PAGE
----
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The use of website analytics and reporting software isn’t new to most website owners. Tracking and analyzing the usage of your website by people and search engine ‘bots are obviously essential activities for validating your investment. Typical metrics tracked include number of visits by various user types, number of downloads or access to particular content, and navigation routes most commonly taken by visitors to, through, and out of your site. These metrics, perhaps aggregated into meaningful reports (i.e. overall unique visits per month), tell you how your site is performing. But are these reports evaluated for the impact or opportunities they reveal with respect to your entire IT budget? In other words, do your web analytic reports support “Key Performance Indicators” (KPIs) for your entire IT Investment portfolio, not just the website maintenance budget?
If your answer to this is “no”, your overall organizational IT investment may not be properly balanced to deliver the maximum ROI from your website, resulting in a lot of money left on the table and accumulation of very real business risk.
Let’s say your analytics show a dramatic increase in conversions by users completing a particular website form and uploading the required attachments. This is good news: the marketing and SEO folks have done their job, and more users are signing up and paying for the services offered. Plus, the analytics indicate that users are spending a lot more time before and after the conversion on your site – i.e. the “bounce rates” are getting lower (or “dwell” times are getting higher) for the pages that support the conversions. Revenues are growing, feedback is good, a bit of positive press and “earned media” (i.e. positive social commentary) is generated. All is good.
What are the KPIs here? Typical website managers, translating system utilization metrics to immediate business value indicators, might categorize their metrics as supporting goals and KPIs like:
Typical response to these KPIs usually begins and ends with website investment. For example, if KPI (1) is trending low, there probably needs to be more compelling opportunities for cross-sells on the landing pages, or simply better “combined” value described for multiple products. If KPI (2) is trending higher, your online form or payment gateway is either due for redesign, or there’s a serious bug in the application. Higher trending in KPI (3) may indicate saturation of demand in a demographic, or perhaps you’re not reaching the best, highest value demographic (because your ad-buy or PPC campaign isn’t optimized appropriately, nor is it supported by effective SEO of the target landing pages).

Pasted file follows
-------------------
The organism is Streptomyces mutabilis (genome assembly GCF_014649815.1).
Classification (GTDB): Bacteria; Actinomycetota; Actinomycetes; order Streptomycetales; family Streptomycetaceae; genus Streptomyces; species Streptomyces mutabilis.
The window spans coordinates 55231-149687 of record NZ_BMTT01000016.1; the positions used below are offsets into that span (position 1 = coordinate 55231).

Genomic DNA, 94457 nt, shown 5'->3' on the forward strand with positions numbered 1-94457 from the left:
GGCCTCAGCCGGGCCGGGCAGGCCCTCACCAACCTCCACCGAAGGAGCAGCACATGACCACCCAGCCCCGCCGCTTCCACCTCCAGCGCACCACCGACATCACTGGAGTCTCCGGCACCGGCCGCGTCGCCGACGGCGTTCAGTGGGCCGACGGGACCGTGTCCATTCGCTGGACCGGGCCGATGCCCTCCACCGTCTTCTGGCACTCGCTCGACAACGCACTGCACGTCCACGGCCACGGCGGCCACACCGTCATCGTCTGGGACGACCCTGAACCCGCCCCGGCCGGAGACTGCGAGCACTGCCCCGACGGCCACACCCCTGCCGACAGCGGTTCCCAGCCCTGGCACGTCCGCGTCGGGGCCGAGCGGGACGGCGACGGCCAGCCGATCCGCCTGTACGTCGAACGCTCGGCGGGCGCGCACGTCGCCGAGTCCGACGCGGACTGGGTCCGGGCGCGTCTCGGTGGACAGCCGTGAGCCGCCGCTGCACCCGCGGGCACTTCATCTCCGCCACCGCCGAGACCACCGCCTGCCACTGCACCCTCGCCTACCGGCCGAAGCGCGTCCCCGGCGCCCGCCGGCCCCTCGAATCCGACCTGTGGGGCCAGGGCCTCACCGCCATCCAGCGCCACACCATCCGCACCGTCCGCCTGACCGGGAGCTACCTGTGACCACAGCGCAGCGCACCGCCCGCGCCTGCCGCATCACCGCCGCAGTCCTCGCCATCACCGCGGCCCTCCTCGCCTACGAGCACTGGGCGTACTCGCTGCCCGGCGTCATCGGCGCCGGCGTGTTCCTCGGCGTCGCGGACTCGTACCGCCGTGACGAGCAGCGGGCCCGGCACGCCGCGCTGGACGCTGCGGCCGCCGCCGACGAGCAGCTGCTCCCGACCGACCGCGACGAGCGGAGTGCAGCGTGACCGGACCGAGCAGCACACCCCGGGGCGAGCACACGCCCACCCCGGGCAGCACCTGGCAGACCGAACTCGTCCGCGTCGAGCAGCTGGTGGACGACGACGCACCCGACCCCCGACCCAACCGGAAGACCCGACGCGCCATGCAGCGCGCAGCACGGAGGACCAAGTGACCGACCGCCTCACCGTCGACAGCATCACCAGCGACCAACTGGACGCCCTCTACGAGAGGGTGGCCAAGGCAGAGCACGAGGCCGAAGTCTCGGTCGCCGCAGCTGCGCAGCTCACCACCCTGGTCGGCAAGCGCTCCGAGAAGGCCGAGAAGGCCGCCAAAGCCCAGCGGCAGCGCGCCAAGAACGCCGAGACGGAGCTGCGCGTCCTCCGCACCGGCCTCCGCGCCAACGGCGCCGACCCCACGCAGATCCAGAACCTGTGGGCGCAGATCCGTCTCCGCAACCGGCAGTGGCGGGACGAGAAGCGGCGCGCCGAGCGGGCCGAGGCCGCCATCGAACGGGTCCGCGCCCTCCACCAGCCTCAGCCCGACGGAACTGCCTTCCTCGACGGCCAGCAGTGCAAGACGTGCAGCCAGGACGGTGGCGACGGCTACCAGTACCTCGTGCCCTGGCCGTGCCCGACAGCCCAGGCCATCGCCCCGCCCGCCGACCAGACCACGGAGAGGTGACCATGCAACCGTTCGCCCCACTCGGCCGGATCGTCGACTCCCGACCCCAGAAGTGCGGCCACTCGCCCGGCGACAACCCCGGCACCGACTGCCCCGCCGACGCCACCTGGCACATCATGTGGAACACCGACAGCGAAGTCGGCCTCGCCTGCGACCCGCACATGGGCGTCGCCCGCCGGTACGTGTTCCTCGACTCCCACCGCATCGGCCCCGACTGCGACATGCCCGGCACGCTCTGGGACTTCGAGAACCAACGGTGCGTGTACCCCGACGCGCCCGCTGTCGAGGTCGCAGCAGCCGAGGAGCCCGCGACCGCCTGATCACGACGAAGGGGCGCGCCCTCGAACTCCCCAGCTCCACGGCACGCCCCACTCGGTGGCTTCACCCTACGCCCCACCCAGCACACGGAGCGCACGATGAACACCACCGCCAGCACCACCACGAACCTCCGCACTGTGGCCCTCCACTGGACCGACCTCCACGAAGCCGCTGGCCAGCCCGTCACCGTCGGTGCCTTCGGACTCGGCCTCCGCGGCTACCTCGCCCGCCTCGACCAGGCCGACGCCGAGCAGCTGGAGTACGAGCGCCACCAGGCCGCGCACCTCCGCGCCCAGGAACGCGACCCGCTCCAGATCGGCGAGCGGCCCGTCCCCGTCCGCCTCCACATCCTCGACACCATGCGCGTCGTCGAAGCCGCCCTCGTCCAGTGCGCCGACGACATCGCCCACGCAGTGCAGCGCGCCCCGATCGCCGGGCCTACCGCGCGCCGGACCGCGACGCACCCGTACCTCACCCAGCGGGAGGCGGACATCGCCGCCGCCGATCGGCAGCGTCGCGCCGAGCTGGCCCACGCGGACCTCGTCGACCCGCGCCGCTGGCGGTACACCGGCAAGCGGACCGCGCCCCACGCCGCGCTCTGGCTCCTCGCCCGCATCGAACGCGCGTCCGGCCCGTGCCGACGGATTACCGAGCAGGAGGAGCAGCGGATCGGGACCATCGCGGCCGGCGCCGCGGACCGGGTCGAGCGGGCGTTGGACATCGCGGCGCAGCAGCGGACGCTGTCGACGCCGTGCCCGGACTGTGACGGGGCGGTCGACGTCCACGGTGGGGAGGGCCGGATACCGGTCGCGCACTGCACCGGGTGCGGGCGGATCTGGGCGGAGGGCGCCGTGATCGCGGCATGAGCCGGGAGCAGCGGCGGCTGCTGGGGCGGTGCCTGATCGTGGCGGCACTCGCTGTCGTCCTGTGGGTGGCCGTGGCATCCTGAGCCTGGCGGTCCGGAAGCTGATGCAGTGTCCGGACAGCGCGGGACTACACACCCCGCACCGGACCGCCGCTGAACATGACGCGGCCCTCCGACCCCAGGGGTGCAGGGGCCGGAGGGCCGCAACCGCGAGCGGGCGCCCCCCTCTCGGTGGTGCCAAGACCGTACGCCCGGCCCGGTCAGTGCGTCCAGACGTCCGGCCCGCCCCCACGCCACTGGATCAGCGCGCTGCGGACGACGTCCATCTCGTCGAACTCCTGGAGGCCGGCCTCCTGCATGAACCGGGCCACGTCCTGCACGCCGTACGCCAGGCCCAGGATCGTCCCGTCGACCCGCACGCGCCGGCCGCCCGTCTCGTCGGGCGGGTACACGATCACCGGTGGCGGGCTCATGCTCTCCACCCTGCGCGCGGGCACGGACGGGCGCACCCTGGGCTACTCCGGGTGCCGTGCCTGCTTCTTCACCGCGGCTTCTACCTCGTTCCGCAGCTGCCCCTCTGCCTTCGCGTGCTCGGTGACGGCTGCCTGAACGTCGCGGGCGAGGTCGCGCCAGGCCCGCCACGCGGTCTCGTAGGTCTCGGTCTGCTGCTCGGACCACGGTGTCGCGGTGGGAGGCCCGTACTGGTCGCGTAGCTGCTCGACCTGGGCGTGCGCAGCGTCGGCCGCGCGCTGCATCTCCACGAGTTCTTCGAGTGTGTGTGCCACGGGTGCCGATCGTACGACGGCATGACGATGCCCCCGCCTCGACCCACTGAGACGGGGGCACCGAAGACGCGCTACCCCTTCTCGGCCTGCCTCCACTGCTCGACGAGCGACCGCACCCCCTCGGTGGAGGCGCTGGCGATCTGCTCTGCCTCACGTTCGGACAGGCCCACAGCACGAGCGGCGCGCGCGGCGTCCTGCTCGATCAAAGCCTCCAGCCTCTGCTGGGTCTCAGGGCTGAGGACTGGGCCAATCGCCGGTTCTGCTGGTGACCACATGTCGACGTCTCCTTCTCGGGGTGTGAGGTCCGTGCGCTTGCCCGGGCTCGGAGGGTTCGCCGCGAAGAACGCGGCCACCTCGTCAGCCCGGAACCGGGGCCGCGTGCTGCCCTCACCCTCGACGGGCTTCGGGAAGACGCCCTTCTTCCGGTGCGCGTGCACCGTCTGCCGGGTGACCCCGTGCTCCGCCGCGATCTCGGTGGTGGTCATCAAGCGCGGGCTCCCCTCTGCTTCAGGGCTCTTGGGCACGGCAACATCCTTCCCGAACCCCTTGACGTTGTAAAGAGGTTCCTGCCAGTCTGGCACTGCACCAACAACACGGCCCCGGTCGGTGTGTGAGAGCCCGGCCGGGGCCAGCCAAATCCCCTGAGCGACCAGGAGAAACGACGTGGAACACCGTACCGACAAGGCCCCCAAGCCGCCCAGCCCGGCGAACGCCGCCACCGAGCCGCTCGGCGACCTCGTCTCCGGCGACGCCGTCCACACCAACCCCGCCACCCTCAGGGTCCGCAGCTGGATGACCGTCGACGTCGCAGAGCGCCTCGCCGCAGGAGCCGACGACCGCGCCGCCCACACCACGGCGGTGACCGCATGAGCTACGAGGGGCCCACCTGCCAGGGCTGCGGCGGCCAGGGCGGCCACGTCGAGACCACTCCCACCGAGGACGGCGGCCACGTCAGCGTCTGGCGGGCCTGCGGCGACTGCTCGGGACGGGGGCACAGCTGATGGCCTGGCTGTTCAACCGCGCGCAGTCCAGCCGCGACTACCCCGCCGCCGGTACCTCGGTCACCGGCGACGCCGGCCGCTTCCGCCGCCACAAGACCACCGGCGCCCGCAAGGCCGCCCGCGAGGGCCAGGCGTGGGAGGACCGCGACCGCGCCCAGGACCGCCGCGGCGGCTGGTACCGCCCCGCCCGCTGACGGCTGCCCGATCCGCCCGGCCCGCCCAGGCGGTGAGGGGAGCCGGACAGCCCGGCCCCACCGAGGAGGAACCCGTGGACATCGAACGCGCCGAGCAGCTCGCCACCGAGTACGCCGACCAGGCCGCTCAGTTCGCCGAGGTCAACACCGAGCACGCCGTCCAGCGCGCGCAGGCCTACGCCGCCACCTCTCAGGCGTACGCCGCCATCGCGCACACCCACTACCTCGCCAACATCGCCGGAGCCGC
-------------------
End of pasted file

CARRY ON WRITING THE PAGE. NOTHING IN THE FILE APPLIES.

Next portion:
There’s lots to consider from the analytics, to be sure, that will likely change some workplans and investment in the Website Programming department, along with some of the Online Marketing staff. What about the rest of the organization? A CIO’s budget covers a lot more than the public website, right?
According to The Hackett Group Inc., a strategic advisory firm, a CIO’s IT investment portfolio should have four types of investments supporting delivery of the Enterprise’s business:
I’ll add that across these Investment Categories, the Resource Types requiring investment should include:
Other areas of Enterprise IT Investment that may be impacted by the change in website usage as evidenced by the KPIs might include the following Resource Types within Investment Categories:
In reality, the Enterprise-wide IT investment impact the original KPIs point to extends far beyond simply improving and repairing the website and its content. If the IT infrastructure, support services, support staffing and methods and “interactive media” investment impacts aren’t also addressed, those KPIs will either turn negative in a hurry, or may continue to improve faster and longer than planned.
It’s important to understand that a typical CIO is focused on all IT investments, including those unrelated to Internet digital presence (i.e. the public website and distributed digital assets). As such, it’s possible the alignment of web analytics to Enterprise IT investment is best managed by a “Chief Digital Officer” (CDO), within the CIO’s portfolio. The CDO would be responsible for aligning and monitoring website KPIs against Enterprise IT KPIs, and negotiating on behalf of the “online team” and their Digital Assets for changes in Enterprise IT budget allocations. An intelligent “CDO” dashboard (as illustrated below) might visualize both the impact and opportunities of this “Digital Asset Enterprise ROI” alignment, leading to quicker, more fruitful negotiations. As the Digital Asset “KPI Levers” change (i.e. the website and supportive analytics), these result in changes to the Enterprise IT KPIs.
At NavigationArts, we help configure and align web presence analytics not only with tactical website and digital asset improvement plans, but also with strategic Enterprise IT Investment Strategy and Portfolio. Contact our team today to learn more.